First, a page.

• Well, yes. Except that the adhesive tape doesn’t seem to want to stay stuck to the actual silicone encapsulation of the LED strip anyway. I think the best answer is to try bonding it with silicone sealant instead, but that raises the problems of how to support it in place while everything cures. The advantage of using the angle is that I can trivially support the LED strip in the silicone (clothes pegs!) until it’s all cured, and then screw that to the cupboard as a unit.

      I’ve picked up 2m of 1″ x 1/2″ x 1/16″ aluminium angle. It’s perfect for mounting this LED tape; plenty of room for the tape and some screw fixings on the 1″ side, leaving the 1/2″ side to act as a “shade” to prevent the LED tape from being visible from the side. I suspect it might help to dissipate the heat from the LEDs too.

      Hopefully I’ll have it all mounted up in the next day or two, and will report back.

      • Just a quick update on the under-cupboard LED lighting: I stuck the LED strip down onto some 16th inch aluminium angle with some Dow Corning silicone sealant, and left it to cure for a day. I then screwed the 2m length of angle to the bottom of the cupboard with 5 screws, and neither it nor the LED tape mounted on it show any sign of ever coming loose.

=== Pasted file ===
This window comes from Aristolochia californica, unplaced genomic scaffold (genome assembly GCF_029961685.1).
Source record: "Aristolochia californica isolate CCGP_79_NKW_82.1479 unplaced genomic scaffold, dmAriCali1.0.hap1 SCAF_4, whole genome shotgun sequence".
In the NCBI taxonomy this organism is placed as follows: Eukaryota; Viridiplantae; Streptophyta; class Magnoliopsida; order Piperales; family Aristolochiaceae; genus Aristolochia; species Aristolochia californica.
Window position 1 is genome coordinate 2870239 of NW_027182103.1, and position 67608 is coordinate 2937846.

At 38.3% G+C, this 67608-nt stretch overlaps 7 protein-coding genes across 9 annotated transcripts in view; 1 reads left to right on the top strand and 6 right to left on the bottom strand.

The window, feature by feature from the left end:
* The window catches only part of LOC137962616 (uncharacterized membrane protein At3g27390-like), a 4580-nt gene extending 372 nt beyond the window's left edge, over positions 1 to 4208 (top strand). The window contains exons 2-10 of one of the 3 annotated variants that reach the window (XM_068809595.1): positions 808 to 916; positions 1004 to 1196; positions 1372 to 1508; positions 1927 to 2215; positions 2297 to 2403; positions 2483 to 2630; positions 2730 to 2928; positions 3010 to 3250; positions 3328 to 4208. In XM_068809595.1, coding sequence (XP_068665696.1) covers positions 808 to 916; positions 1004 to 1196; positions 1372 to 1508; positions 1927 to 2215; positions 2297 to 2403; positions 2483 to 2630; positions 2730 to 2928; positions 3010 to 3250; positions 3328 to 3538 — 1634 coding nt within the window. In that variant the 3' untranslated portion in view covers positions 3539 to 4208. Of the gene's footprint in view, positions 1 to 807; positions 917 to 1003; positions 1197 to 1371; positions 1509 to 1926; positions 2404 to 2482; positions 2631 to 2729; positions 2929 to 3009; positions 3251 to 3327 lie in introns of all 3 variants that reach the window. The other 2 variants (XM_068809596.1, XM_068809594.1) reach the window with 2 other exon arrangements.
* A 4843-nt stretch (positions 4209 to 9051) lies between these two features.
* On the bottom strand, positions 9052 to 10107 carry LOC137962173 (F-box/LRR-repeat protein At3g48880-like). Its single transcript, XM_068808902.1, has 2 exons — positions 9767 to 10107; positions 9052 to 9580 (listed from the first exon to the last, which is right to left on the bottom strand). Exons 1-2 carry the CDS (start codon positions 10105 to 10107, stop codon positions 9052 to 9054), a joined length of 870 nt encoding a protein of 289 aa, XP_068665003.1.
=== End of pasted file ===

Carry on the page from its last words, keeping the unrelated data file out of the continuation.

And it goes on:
In short, a fine result, and it also looks infinitely neater than just sticking the LED tape to the bottom of the cupboard directly. So, it adds about £10/m to the cost, but I think it’s well worth it.

        The only issue with this approach is that you really want to remove the substandard adhesive tape from the LED strip first, and that’s not as simple as it sounds. I used White Spirits, but it was still hard work. A supplier that does the silicone encapsulated LED strip without the self-adhesive backing would be a good find.